A perspective from Oregon’s mid-Willamette Valley

Benton County’s seismic dilemma

Written March 26th, 2016 by Hasso Hering
The Benton County Courthouse, a beloved Corvallis landmark.

The Benton County Courthouse, a beloved Corvallis landmark.

Imagine the predicament of the Benton County Board of Commissioners. They’re faced with deciding what to with the historic county courthouse, a lovely landmark that is much admired. But it is also unsafe in an earthquake and would cost an arm and a leg to shore up.

In January the commissioners received an engineers’ analysis that said the courthouse might collapse in a severe earthquake. Preventing this would probably cost upward of $10 million. What’s more, while the refit would prevent the collapse and allow people to escape, a severe quake would do enough damage that the building could no longer be used. Such a quake is very rare – the report said something about a “return period” of 975 years – but still.

The courthouse dates from 1889 and was renovated in 1978. It’s the oldest Oregon courthouse still in use. It houses the state courts for Benton County and some county offices including Elections. The bearing walls from the first floor up are made of unreinforced brick.

The county’s consultants said that to allow people inside to escape in a moderate earthquake – a seismic event with a “return period” of 225 years — would require fixes costing an estimated $6.7 million, but the building probably could not be occupied again until repairs were finished. Shoring it up so that it could continue to be used right away would cost around $9.1 million.

And by the way, the refit would take one to two years and the courts and other offices would have to be housed elsewhere during the construction. The costs of that would be on top of the structural work.

Put yourself in the commissioners’ shoes. What would you do? Would you count on the fact that the building has stood for 127 years without falling down and hope the big earthquake we’re always being warned about is still a long way off?

On March 30, the county plans to have a meeting with courthouse employees and fill them in on what the consulting engineers found. Having looked at the report and especially its pictures, courthouse workers might leave that meeting with a certain amount of justified unease. (You can read the report yourself at https://www.co.benton.or.us/publicworks/page/courthouse.)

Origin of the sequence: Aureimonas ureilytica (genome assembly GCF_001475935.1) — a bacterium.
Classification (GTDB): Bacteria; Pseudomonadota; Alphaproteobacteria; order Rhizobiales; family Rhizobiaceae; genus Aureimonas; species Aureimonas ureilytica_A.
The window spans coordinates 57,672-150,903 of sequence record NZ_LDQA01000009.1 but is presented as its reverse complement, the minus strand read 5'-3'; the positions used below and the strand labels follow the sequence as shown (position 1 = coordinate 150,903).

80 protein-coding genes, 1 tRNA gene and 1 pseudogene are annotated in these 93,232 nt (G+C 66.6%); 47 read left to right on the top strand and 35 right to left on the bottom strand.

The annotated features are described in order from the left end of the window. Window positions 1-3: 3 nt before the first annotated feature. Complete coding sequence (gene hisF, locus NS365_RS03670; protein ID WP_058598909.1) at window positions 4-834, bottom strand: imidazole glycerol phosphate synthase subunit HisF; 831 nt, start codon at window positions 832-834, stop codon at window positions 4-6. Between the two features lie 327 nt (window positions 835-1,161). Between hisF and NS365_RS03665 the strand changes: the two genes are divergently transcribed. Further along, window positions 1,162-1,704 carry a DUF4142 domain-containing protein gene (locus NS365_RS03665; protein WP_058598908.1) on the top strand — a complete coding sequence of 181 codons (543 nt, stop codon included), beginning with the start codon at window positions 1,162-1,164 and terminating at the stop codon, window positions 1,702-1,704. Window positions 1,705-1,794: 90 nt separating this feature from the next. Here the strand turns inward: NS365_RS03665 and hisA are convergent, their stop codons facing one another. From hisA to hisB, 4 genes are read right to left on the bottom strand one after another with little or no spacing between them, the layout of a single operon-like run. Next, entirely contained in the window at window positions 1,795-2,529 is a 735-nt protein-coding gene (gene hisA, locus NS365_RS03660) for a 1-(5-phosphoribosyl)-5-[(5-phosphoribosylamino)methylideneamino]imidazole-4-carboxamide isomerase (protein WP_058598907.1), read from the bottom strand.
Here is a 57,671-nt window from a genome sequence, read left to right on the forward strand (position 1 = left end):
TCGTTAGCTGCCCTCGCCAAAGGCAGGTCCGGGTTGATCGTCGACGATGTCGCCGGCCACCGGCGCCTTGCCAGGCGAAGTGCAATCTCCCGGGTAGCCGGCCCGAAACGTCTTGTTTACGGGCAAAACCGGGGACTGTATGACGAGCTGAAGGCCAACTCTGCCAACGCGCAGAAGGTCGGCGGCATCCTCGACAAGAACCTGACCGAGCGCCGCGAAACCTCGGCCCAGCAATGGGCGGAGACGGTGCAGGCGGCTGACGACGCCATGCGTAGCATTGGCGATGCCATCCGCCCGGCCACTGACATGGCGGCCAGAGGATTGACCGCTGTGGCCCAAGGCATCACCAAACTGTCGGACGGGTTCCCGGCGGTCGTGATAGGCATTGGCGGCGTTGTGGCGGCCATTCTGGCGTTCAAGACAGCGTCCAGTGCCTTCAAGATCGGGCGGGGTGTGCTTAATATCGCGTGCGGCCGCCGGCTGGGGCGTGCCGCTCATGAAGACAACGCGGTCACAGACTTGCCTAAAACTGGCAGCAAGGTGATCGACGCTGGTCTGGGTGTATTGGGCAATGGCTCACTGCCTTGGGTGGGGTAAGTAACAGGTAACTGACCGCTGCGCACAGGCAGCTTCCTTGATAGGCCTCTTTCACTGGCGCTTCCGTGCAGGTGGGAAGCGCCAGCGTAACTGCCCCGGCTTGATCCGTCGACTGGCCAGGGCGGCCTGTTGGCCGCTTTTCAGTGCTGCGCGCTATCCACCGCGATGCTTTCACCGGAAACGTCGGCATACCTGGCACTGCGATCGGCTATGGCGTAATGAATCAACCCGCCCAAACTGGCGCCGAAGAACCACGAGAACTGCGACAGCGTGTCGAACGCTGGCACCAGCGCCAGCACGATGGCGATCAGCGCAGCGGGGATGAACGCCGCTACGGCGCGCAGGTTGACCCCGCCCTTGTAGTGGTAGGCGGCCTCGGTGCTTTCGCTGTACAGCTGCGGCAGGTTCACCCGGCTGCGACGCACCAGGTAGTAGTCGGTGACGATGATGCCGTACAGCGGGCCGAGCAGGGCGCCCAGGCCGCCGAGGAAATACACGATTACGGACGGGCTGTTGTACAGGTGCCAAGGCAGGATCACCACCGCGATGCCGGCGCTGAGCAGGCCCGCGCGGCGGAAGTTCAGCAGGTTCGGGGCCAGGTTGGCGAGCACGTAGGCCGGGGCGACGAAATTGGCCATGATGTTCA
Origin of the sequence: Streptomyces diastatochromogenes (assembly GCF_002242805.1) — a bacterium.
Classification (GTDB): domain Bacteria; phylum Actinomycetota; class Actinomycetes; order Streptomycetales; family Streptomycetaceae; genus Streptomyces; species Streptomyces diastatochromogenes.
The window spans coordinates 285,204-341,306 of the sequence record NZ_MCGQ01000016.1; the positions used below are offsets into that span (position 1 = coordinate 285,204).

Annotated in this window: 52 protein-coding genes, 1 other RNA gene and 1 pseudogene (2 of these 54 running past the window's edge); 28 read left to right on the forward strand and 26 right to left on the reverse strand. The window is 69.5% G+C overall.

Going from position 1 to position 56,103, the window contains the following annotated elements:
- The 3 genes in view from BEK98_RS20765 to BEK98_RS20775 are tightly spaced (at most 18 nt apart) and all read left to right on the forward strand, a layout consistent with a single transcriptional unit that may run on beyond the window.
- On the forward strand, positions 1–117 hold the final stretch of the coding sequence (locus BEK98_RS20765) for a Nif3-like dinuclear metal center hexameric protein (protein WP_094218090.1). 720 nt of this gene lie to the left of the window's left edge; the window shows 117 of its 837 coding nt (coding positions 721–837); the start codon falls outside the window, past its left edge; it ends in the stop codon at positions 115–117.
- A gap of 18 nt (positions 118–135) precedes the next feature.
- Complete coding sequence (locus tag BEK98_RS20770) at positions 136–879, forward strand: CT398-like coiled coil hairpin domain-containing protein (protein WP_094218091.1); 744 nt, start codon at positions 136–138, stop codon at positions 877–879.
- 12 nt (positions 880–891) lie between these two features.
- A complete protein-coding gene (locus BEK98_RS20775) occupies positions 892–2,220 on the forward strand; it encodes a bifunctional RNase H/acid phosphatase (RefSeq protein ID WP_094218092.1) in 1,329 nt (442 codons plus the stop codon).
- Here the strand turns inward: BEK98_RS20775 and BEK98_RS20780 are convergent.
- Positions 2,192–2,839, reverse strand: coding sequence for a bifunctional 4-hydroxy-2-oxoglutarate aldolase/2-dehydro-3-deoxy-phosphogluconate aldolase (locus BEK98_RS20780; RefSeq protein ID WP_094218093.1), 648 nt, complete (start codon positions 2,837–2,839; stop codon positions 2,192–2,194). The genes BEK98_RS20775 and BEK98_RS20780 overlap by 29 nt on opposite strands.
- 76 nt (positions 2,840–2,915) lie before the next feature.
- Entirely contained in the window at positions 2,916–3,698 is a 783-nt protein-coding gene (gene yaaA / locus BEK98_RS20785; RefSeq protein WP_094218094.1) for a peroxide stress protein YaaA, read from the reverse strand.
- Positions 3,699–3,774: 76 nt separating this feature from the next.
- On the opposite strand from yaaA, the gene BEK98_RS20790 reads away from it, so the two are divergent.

There are other things to consider. How long before the courthouse will have to be replaced anyway just because it’s too small for current and future needs? What about the problems with the old jail? Should the county consider a new court and justice facility-cum-jail elsewhere? If so, what happens to the old building? And regardless of what is decided or proposed, how to get the money for any of it?

While the subject winds its way through all the Corvallis channels and a proposed solution is eventually reached, you may hope you don’t get called for jury duty in that building, no matter how picturesque it looks. (hh)

4 responses to “Benton County’s seismic dilemma”

  1. GregB says:

    It is obvious to me, build a new court house and tear the old one down. I live in Benton County and do not wish to spend my tax money fortifying a old building. I think for many of our old buildings, doing earthquake hardening is very expensive and it is a gamble whether it will do the job it is supposed to do IF the big one ever hits. Yes, it is beautiful old landmark building…but.

  2. Bob Woods says:

    …but people can decide to preserve their heritage if they so choose.

    Not all decision are,or must be, based strictly on an economic calculation. That is just one factor out of many.

  3. Jim Engel says:

    In the present mind set of The Peoples Republic of Corvallis/Benton Co for “Read Our Lips..No More Bond Taxes”, I doubt a bond would get passed. It would be as nearly expensive as the jail would have been & that failed muster. Sorry Mr Woods, but economic considerations will surpass heritage in a bond issue anytime…JE

    • Ray Kopczynski says:

      While that may be true, in some cases, it is very short sighted and very sad…


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